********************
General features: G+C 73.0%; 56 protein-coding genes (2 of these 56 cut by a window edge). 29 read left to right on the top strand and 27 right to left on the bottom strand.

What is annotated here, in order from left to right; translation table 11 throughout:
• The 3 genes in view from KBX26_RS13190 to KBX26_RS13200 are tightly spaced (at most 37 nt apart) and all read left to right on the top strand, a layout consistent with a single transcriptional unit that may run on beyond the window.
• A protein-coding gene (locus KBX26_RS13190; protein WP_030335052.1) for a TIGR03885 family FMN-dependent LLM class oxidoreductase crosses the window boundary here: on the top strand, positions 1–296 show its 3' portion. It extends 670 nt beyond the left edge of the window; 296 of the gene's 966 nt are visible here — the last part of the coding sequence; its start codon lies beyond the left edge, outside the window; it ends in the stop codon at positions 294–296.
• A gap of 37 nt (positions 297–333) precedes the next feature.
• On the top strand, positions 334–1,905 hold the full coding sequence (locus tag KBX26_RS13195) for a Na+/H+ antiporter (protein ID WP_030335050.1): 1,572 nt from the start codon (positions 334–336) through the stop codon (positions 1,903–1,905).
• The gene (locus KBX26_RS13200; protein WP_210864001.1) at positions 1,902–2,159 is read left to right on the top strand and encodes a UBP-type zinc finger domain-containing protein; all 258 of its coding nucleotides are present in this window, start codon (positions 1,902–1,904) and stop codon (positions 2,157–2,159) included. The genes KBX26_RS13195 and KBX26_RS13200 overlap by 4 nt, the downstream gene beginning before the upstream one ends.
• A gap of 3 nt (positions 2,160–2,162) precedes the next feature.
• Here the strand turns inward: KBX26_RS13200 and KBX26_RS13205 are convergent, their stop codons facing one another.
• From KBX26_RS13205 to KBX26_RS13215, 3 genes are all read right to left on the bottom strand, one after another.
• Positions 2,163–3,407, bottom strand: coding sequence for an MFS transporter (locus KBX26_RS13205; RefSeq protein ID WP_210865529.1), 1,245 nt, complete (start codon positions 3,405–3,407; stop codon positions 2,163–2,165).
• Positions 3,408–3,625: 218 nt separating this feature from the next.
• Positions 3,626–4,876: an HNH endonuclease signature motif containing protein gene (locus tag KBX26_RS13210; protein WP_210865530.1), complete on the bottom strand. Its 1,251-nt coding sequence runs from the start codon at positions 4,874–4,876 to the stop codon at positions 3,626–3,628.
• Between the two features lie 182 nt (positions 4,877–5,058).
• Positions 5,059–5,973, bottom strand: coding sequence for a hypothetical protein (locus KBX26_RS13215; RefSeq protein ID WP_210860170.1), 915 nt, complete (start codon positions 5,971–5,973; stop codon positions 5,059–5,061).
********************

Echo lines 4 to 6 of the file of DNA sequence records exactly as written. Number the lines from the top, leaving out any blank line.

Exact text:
• A protein-coding gene (locus KBX26_RS13190; protein WP_030335052.1) for a TIGR03885 family FMN-dependent LLM class oxidoreductase crosses the window boundary here: on the top strand, positions 1–296 show its 3' portion. It extends 670 nt beyond the left edge of the window; 296 of the gene's 966 nt are visible here — the last part of the coding sequence; its start codon lies beyond the left edge, outside the window; it ends in the stop codon at positions 294–296.
• A gap of 37 nt (positions 297–333) precedes the next feature.
• On the top strand, positions 334–1,905 hold the full coding sequence (locus tag KBX26_RS13195) for a Na+/H+ antiporter (protein ID WP_030335050.1): 1,572 nt from the start codon (positions 334–336) through the stop codon (positions 1,903–1,905).